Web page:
World Trade Organization economists expect global trade to grow by 4.7 percent in 2014 and 5.3 percent in 2015, the WTO said this week.
Although the 2014 forecast of 4.7 percent is more than double the 2.1 percent increase of last year, it remains below the 20-year average of 5.3 percent, the organization noted. For the past two years, growth has averaged only 2.2 percent.
The WTO said the sluggish pace of trade growth in 2013 was due to a combination of flat import demand in developed economies (0.2 percent) and moderate import growth in developing economies (4.4 percent). On the export side, both developed and developing economies managed to record small, positive increases (1.5 percent for developed economies and 3.3 percent for developing economies).
“For the last two years, trade growth has been sluggish,” WTO Director-General Roberto Azevêdo said in a statement. “Looking ahead, if GDP forecasts hold true, we expect a broad-based but modest upturn in 2014, and further consolidation of this growth in 2015. It's clear that trade is going to improve as the world economy improves. But, I know that just waiting for an automatic increase in trade will not be enough for WTO members.”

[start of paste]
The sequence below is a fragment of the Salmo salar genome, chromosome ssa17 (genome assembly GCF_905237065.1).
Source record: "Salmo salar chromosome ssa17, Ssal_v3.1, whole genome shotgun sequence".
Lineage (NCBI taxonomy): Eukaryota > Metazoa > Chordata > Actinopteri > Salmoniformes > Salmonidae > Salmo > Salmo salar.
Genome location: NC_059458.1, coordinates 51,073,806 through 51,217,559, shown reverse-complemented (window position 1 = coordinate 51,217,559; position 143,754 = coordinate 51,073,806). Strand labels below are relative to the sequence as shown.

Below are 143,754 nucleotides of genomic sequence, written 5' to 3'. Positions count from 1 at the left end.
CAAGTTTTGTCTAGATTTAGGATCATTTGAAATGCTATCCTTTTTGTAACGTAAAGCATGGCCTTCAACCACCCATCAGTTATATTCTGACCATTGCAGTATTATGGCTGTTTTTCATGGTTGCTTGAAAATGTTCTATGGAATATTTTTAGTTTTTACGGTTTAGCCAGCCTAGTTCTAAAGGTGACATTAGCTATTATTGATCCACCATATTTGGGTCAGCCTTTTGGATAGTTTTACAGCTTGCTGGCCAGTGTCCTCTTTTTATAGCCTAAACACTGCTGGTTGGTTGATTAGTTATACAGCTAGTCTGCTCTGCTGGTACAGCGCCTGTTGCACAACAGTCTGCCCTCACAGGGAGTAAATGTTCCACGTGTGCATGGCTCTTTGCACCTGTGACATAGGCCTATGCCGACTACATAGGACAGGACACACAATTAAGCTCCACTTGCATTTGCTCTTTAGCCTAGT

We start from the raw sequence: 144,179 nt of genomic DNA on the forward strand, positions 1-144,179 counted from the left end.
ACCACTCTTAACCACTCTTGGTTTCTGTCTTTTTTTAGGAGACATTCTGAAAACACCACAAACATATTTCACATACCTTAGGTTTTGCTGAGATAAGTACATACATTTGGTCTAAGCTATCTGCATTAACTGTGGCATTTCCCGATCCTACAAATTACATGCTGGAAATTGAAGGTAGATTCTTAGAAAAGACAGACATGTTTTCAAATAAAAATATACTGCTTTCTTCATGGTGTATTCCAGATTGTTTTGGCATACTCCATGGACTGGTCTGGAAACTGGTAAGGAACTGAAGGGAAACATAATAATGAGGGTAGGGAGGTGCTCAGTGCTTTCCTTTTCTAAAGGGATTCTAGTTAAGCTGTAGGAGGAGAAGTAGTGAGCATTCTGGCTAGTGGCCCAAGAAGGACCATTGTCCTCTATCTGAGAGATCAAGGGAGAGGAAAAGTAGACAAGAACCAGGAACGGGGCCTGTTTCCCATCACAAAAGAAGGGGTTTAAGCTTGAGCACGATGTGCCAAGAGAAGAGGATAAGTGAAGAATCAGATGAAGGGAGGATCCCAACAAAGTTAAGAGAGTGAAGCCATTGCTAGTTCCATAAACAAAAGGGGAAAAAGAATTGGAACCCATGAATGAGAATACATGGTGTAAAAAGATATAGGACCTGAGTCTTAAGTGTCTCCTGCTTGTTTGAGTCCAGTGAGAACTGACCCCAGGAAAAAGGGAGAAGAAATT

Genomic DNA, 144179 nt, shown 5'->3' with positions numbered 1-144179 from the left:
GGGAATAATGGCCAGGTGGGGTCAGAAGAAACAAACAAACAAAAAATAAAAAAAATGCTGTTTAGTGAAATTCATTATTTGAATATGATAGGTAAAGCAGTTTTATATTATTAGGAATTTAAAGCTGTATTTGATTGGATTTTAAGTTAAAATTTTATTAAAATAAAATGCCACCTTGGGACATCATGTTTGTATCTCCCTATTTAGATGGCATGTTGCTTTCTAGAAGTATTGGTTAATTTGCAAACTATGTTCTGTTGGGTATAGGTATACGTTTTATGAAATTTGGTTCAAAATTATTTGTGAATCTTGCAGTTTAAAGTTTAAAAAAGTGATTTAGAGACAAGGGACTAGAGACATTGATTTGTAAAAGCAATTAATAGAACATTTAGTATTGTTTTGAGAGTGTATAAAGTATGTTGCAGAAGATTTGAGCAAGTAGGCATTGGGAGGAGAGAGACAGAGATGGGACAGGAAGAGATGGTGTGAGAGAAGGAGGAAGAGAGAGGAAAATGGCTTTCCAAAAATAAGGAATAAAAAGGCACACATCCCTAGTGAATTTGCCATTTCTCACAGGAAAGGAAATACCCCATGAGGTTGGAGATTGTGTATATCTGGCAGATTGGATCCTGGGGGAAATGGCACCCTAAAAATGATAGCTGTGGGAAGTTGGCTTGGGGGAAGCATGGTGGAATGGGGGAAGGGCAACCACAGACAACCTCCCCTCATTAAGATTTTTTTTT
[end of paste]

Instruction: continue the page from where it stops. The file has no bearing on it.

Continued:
Azevêdo urged WTO members to support trade growth by “by updating the rules and reaching new trade agreements. The deal in Bali last December illustrates this. Concluding the Doha round would provide a strong foundation for trade in the future, and a powerful stimulus in today’s slow growth environment. We are currently discussing new ideas and new approaches which would help us to get the job done — and to do it quickly.”
The WTO said a worrying trend the past two years is that global trade has grown roughly in tandem with global GDP growth – historically, global trade has grown at twice the rate of GDP.
Perhaps more worrying, the gap between forecast growth and the expected trend line of growth established between 1990 and 2008 continues to grow, such that “the divergence between the pre-crisis trend and current levels of world trade continues to widen. This gap stood at 17 percent of the trend level in 2013 and will rise to 19 percent by 2014 if our projections are realized, which would place world trade further below its the pre-crisis trend than it was in 2009 during what economists have called the ‘great trade collapse.’”
Meanwhile, the WTO also pointed to a “firming up” of the recovery in developed economies in early 2014, while economic worries are now more concentrated in the higher risk developing economies.